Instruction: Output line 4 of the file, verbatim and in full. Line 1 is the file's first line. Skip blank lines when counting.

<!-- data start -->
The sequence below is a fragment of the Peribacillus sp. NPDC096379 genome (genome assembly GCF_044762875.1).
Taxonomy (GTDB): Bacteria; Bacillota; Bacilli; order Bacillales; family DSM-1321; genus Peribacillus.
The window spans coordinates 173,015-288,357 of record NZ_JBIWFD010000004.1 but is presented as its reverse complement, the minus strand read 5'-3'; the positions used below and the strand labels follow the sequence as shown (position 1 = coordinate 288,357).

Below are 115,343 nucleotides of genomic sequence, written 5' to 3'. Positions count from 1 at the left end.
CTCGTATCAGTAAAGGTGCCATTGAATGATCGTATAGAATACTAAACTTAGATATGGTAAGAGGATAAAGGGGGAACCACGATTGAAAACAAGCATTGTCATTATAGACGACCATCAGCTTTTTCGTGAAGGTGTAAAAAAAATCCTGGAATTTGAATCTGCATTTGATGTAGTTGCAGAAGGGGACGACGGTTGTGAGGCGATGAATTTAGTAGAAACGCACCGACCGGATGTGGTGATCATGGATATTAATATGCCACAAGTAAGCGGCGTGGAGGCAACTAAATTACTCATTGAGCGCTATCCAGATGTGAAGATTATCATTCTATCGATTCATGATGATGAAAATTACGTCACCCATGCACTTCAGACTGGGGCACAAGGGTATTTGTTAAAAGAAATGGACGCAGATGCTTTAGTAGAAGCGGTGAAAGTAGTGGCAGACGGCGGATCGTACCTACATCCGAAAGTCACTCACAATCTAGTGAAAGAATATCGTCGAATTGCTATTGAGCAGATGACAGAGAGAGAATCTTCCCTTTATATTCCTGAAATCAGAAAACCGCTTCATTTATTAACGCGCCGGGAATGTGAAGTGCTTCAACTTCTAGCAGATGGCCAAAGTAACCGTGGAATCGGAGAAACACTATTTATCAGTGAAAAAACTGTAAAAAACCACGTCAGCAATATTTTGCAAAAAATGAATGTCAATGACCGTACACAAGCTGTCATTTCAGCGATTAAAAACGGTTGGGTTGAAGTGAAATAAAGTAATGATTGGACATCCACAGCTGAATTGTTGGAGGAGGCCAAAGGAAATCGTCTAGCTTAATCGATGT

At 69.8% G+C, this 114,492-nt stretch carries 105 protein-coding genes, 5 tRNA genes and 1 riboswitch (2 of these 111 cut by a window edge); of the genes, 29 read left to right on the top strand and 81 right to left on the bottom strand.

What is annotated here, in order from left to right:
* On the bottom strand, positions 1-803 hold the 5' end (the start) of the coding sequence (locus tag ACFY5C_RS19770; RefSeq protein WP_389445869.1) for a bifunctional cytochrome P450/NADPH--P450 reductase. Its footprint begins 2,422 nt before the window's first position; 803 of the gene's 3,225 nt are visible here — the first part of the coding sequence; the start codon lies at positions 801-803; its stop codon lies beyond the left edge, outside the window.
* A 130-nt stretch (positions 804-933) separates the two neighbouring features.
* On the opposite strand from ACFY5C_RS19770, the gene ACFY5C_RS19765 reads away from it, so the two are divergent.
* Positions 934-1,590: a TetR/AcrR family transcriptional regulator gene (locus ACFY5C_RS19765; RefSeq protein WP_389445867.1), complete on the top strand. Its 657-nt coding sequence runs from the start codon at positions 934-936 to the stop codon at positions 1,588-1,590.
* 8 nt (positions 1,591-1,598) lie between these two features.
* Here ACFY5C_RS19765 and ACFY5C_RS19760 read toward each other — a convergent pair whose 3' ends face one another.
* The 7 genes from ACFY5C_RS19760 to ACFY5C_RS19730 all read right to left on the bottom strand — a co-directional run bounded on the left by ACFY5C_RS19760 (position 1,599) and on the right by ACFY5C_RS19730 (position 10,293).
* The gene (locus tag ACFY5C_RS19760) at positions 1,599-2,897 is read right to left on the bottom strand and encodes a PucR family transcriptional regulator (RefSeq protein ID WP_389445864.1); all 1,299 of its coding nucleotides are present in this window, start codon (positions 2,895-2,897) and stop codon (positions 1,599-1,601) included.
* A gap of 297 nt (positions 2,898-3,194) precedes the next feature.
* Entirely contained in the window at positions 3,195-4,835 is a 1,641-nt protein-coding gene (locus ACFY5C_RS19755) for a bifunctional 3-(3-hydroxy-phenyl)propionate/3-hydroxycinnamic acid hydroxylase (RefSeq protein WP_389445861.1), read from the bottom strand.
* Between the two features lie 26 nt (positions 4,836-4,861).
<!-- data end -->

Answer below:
Below are 115,343 nucleotides of genomic sequence, written 5' to 3'. Positions count from 1 at the left end.